Banks Bought Fewer Agencies In 2003, But Paid More
Banks bought fewer insurance agencies in 2003 but paid more on average, according to Alexander Sedgwick, mergers and acquisitions manager for the research firm, SNL Securities, in Charlottesville, Va.
There have been 56 acquisitions of agencies by banks thus far in 2003, compared to 74 last year. Banks were involved in 33% of agency acquisitions in 2003, Sedgwick says, vs. 38% last year, a difference he does not consider significant.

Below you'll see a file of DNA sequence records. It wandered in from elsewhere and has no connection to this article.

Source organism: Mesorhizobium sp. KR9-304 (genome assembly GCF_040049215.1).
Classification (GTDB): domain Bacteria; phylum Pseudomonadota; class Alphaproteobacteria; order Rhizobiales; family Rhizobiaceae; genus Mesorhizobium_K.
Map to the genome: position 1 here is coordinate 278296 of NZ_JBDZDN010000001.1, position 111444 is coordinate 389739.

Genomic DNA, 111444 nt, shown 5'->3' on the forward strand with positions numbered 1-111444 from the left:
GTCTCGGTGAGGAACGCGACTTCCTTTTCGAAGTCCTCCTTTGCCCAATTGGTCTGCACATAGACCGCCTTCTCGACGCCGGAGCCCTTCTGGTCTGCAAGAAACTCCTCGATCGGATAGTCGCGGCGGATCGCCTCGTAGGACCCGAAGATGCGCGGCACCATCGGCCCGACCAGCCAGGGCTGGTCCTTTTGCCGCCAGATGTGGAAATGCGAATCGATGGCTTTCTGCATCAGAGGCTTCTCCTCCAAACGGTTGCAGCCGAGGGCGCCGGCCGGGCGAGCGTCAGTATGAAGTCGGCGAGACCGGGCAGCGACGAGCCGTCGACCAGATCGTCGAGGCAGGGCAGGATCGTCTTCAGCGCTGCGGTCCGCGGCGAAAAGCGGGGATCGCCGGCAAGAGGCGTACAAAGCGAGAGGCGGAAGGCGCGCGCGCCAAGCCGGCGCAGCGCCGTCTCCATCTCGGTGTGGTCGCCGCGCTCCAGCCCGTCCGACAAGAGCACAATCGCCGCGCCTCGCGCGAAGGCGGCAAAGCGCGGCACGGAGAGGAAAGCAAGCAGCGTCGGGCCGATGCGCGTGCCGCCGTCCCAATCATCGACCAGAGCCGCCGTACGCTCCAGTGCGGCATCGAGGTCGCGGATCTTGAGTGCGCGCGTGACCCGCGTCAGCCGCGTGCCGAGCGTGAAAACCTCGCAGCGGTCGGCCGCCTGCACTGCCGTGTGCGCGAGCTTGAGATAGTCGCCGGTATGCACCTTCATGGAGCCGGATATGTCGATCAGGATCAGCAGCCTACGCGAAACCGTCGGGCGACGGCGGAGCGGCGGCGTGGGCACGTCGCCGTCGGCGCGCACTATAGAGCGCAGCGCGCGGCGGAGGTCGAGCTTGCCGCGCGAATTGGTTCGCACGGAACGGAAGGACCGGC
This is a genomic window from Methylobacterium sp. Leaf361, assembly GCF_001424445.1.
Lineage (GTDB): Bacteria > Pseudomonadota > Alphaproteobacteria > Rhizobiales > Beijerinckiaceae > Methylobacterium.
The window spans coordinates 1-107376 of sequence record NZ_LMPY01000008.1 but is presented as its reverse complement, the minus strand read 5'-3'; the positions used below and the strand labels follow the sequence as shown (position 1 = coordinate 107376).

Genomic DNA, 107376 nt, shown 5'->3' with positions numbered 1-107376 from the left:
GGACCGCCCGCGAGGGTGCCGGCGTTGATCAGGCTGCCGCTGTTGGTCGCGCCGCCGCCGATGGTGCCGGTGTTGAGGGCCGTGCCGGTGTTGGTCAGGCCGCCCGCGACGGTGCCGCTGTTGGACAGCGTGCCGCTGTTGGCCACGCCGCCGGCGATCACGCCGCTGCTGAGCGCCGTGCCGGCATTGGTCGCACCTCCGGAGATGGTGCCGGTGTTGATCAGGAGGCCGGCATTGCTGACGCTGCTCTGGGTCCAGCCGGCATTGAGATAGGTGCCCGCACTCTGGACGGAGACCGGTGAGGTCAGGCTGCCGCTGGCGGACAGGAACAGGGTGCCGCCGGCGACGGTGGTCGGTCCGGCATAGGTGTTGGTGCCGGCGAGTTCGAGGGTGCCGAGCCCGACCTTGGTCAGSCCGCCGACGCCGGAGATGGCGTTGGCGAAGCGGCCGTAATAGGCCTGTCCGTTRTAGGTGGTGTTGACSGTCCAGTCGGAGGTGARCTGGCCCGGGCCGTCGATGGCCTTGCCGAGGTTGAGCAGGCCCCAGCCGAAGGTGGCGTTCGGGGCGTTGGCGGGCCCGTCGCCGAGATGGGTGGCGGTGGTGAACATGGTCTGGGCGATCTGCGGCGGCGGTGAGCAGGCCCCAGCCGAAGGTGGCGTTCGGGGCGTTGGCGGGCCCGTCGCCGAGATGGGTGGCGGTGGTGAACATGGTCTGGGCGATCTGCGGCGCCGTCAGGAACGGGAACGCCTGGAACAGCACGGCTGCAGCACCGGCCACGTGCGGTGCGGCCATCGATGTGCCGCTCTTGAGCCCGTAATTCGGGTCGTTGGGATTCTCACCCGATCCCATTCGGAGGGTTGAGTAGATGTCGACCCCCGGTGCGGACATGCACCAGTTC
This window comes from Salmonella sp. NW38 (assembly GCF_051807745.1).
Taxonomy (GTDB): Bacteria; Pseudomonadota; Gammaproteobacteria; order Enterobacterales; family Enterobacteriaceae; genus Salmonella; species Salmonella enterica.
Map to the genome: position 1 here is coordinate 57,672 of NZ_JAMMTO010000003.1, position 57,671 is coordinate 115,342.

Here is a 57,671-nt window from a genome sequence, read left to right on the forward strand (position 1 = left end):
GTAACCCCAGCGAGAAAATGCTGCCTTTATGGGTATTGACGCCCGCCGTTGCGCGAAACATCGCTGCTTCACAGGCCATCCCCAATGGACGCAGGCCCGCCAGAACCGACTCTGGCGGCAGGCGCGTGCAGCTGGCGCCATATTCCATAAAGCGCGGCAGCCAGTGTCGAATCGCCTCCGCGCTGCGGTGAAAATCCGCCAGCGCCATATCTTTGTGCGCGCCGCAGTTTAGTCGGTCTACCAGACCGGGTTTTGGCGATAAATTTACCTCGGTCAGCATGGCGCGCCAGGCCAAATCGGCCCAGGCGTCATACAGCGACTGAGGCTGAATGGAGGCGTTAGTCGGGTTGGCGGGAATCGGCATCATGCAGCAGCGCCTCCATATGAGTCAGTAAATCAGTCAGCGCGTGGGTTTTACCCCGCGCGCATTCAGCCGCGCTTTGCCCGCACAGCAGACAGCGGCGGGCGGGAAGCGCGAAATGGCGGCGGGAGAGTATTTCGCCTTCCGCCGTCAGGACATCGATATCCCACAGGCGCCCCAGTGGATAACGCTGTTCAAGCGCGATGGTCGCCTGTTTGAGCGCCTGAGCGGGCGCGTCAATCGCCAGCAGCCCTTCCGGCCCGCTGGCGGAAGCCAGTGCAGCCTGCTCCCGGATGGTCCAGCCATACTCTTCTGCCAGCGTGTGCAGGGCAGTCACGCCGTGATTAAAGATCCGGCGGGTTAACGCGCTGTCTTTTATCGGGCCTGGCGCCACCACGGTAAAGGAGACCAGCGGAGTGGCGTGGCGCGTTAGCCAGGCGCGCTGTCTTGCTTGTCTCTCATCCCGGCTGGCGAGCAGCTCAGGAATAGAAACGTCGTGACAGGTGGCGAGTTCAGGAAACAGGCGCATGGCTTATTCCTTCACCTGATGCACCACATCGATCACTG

“The intriguing part [of bank agency acquisitions] is that deal values increased to $425 million, compared to only $133 million last year,” says Sedgwick.
Since most deal values are not publicly disclosed, those numbers represent only a fraction of the total dollar value of bank agency acquisitions, he notes.
Sedgwick points out, too, that 2003s deal values were largely spiked by a single bank agency acquisition, announced in November 2003 by BB&T Insurance Services, a bank brokerage in Raleigh, N.C. BB&T said it plans to buy McGriff, Seibels & Williamson of Birmingham, Ala., for $354 million in cash and stock.